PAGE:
These tests are excellent tools to determine what ingredients and other substances cause you allergies, irritations or darkening. Ask if investigative exams like those mentioned above are regularly done in the clinic—some doctors diagnose without diagnostic tests which can result in incorrect diagnoses and ineffective or harmful treatment.

Question 7: Does the Doctor Have a Support Team?

Does the doctor perform the procedures? Does s/he have dermatologically-trained, registered nurses or other licensed and qualified assistants to help with procedures? Does s/he have dermatology residents or fellows on site to assist with or perform procedures?

Question 8: Does the Doctor Have a Hospital Affiliation?

If your skin problem becomes complicated, or proves to be a symptom of another illness, would the doctor have ready access to a network of physicians who can work together to help you? If you need to be hospitalized, will the doctor be able to treat you at your hospital?

Question 9: Can You Ask For References?

Ask other doctors (in the same field or in other fields) if they know the doctor. The most ethical doctors will answer you honestly, even if they are in the same field. If they are not in the same field, they would base their answer on whether or not they would ask the dermatologist you’re considering to consult with her/him in case you developed a skin condition in their care (the question is: would you refer me to this doctor if you needed a dermatological consult for me?).

Ask friends or colleagues if they’ve heard of the dermatologist. People are usually quite honest about whether or not they would recommend their dermatologist.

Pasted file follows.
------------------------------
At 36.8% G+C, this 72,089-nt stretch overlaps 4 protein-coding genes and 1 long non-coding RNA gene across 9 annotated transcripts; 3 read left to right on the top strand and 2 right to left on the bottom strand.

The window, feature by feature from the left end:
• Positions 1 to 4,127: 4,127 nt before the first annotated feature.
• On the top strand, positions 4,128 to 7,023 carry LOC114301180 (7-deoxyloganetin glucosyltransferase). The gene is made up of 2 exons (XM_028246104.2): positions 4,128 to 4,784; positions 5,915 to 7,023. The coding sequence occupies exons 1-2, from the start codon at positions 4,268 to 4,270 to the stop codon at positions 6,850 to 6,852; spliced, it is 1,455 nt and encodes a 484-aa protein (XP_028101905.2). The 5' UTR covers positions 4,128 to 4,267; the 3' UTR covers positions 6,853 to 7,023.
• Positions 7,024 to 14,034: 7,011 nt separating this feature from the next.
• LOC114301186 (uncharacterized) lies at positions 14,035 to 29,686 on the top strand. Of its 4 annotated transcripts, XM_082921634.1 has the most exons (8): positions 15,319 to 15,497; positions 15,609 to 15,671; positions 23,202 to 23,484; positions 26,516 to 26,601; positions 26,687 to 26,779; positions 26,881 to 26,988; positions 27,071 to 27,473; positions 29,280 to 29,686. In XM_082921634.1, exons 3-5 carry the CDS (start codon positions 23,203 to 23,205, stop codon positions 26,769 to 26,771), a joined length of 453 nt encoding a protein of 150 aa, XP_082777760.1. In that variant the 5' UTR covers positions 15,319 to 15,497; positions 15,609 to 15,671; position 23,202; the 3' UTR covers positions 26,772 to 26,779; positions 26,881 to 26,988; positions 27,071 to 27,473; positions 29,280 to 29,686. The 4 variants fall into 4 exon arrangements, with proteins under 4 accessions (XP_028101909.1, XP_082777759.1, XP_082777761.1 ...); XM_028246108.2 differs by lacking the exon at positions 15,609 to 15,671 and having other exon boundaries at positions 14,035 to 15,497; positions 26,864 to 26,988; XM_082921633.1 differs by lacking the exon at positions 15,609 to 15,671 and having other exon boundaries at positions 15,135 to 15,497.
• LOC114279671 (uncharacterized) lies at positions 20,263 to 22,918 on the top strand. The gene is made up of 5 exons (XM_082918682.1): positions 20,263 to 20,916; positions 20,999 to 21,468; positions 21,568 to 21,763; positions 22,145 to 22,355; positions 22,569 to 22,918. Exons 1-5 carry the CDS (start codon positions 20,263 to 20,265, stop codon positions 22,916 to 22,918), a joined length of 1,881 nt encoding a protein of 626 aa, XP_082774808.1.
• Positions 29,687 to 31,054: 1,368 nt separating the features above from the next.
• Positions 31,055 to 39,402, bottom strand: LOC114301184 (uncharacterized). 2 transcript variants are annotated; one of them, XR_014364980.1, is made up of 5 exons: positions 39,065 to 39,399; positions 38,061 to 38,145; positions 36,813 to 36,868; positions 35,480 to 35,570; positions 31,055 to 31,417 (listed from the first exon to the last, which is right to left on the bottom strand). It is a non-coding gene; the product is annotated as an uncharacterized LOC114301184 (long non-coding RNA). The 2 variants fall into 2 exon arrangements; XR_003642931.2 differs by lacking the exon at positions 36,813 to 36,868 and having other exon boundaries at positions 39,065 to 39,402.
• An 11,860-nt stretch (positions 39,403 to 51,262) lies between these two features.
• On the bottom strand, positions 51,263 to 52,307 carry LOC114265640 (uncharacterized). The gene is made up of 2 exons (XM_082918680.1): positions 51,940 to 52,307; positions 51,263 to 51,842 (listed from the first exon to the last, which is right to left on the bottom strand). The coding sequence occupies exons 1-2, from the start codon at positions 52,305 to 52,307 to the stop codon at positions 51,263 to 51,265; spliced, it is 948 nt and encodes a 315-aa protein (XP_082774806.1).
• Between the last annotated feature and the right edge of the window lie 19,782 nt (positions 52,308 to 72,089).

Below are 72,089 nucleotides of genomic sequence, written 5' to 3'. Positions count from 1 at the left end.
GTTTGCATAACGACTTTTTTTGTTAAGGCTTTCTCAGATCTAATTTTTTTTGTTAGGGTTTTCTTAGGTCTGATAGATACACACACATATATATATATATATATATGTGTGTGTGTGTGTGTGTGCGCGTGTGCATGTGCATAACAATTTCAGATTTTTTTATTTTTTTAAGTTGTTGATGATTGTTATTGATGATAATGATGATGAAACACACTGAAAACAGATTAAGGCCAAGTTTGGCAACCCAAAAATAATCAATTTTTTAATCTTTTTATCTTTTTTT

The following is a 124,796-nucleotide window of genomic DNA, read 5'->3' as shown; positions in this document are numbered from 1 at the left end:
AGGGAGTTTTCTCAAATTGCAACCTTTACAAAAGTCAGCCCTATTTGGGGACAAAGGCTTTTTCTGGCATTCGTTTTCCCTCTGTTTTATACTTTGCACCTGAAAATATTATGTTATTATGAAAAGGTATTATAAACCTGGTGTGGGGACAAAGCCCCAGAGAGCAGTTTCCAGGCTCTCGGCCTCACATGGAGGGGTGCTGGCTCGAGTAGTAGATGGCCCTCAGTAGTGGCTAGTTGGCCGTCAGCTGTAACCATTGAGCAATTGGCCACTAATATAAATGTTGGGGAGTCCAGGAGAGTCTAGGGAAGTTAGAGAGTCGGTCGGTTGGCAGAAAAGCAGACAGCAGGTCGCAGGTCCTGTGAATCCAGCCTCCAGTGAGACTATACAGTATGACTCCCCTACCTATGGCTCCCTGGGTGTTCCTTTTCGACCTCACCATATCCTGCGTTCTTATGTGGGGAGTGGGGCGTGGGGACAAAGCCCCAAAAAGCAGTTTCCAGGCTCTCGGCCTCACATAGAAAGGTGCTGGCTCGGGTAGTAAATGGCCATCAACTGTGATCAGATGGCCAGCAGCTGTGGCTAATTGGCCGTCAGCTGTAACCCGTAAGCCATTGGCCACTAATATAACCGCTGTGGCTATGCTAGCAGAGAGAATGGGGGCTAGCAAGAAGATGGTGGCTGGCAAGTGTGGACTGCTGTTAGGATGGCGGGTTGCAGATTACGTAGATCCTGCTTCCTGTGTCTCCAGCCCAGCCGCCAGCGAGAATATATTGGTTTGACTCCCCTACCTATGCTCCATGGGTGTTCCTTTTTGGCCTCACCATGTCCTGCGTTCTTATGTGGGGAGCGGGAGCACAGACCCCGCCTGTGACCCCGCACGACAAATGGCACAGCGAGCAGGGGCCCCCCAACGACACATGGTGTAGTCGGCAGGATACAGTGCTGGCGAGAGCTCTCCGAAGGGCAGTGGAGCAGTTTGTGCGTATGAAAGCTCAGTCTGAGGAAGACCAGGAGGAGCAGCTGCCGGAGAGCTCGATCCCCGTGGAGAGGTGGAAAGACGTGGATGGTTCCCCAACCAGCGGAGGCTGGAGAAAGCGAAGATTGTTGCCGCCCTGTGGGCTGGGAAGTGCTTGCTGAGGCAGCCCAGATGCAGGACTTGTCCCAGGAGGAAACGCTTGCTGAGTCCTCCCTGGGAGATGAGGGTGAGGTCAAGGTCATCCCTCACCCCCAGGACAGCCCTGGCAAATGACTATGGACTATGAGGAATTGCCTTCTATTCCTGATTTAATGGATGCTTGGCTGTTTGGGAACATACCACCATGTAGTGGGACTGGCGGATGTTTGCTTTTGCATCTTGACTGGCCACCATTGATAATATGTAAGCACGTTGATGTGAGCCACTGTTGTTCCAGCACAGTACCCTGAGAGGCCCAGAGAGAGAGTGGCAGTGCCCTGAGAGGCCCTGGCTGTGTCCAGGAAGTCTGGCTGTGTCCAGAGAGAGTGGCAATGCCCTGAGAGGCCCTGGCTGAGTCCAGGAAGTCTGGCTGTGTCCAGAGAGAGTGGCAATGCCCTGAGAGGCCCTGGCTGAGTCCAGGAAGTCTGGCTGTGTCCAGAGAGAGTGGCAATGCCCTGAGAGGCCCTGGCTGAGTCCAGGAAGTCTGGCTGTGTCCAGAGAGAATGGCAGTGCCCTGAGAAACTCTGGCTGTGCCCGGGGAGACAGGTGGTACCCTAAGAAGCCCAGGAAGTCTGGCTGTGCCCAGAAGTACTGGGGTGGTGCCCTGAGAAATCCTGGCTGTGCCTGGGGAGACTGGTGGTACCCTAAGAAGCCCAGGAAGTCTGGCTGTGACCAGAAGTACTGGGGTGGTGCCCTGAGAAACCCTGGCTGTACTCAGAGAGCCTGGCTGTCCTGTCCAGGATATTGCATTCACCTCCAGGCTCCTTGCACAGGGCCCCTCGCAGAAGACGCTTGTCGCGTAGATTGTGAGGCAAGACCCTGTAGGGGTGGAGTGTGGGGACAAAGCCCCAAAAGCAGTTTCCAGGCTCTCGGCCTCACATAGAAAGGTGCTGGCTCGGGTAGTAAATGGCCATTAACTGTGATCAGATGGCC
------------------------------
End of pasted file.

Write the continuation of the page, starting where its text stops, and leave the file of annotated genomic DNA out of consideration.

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  • Surgery is usually part of the 3-year residency program of dermatology.
  • Dermatologic surgery involves minor procedures to remove moles, cysts, warts, other benign growths, skin cancers, or procedures to improve scars. Advanced surgical training can be obtained for new, more complex procedures such as MOHS surgery for skin cancer.
  • Cosmetic dermatologic surgery includes liposuction, peels, hair transplant, minimal facial rejuvenation through Botox®, fat transplants, fillers like Restylane®.
  • Graduates interested in training further in these and other procedural branches of dermatology, including lasers and IPL, often go to leading hospitals to study with the medical masters of the craft.
  • To become a cosmetic surgeon, one must first be a general surgeon, to learn the basics of surgery. After the basics, the surgeon can specialize further by focusing on cosmetic procedures.

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Different countries have different requirements for dermatology. The following basic requirements are common to many countries. To confirm the requirements in your country, contact your local dermatological association (the governing board of dermatology in your country).

Requirement #1: A dermatologist must first be a physician. The individual must have graduated from an approved medical school, and passed the appropriate medical exams.

Requirement #2: A dermatologist must have successfully completed a minimum of 3 consecutive years of residency training in general dermatology in the same residency program.

After finishing this basic training, the physician can now be called a dermatologist. Patients can have the confidence that this physician has the basic knowledge required to practice dermatology. Furthermore, it is during residency that young dermatologists become members (at the collegiate or student level) of various dermatological associations. As such, they provide each other with the necessary checks and balances on the ethics and competence that governs their membership.

During this time, they submit their work to other physicians and dermatological peers (at meetings and lectures) to get feedback on what they’re doing and how they’re doing it. This is how dermatologists are validated by those most qualified to do so. It is ideal if your doctor completed her/his 3-year residency consecutively in the same residency program.

Requirement #3: Becoming a Diplomate. The next step is for the dermatologist to take her/his country’s board exams in dermatology. Passing these exams makes the dermatologist a diplomate. Only graduates of 3-year residency programs are eligible to take these exams.